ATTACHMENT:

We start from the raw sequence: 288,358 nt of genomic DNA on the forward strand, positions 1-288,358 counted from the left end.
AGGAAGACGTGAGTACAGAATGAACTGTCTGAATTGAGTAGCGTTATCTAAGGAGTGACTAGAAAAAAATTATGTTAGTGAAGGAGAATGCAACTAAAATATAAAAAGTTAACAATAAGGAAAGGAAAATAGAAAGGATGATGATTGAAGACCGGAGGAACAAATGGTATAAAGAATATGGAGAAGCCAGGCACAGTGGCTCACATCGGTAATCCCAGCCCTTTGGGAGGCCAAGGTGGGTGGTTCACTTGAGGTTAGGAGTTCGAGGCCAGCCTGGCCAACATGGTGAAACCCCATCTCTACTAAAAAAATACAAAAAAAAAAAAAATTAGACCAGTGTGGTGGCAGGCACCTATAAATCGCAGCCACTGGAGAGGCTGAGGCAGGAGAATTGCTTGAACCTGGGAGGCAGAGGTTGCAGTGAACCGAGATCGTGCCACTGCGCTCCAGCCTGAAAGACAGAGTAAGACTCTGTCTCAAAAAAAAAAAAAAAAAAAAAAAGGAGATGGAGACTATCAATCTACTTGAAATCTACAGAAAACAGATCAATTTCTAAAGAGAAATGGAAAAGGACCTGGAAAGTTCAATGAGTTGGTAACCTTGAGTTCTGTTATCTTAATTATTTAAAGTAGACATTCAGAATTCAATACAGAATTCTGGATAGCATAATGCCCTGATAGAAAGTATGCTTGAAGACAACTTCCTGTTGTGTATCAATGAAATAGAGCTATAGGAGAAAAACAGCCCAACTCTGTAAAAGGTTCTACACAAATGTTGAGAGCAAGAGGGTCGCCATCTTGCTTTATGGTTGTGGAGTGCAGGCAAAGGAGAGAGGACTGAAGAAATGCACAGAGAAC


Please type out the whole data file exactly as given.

We start from the raw sequence: 288,358 nt of genomic DNA on the forward strand, positions 1-288,358 counted from the left end.
AGGAAGACGTGAGTACAGAATGAACTGTCTGAATTGAGTAGCGTTATCTAAGGAGTGACTAGAAAAAAATTATGTTAGTGAAGGAGAATGCAACTAAAATATAAAAAGTTAACAATAAGGAAAGGAAAATAGAAAGGATGATGATTGAAGACCGGAGGAACAAATGGTATAAAGAATATGGAGAAGCCAGGCACAGTGGCTCACATCGGTAATCCCAGCCCTTTGGGAGGCCAAGGTGGGTGGTTCACTTGAGGTTAGGAGTTCGAGGCCAGCCTGGCCAACATGGTGAAACCCCATCTCTACTAAAAAAATACAAAAAAAAAAAAAATTAGACCAGTGTGGTGGCAGGCACCTATAAATCGCAGCCACTGGAGAGGCTGAGGCAGGAGAATTGCTTGAACCTGGGAGGCAGAGGTTGCAGTGAACCGAGATCGTGCCACTGCGCTCCAGCCTGAAAGACAGAGTAAGACTCTGTCTCAAAAAAAAAAAAAAAAAAAAAAAGGAGATGGAGACTATCAATCTACTTGAAATCTACAGAAAACAGATCAATTTCTAAAGAGAAATGGAAAAGGACCTGGAAAGTTCAATGAGTTGGTAACCTTGAGTTCTGTTATCTTAATTATTTAAAGTAGACATTCAGAATTCAATACAGAATTCTGGATAGCATAATGCCCTGATAGAAAGTATGCTTGAAGACAACTTCCTGTTGTGTATCAATGAAATAGAGCTATAGGAGAAAAACAGCCCAACTCTGTAAAAGGTTCTACACAAATGTTGAGAGCAAGAGGGTCGCCATCTTGCTTTATGGTTGTGGAGTGCAGGCAAAGGAGAGAGGACTGAAGAAATGCACAGAGAAC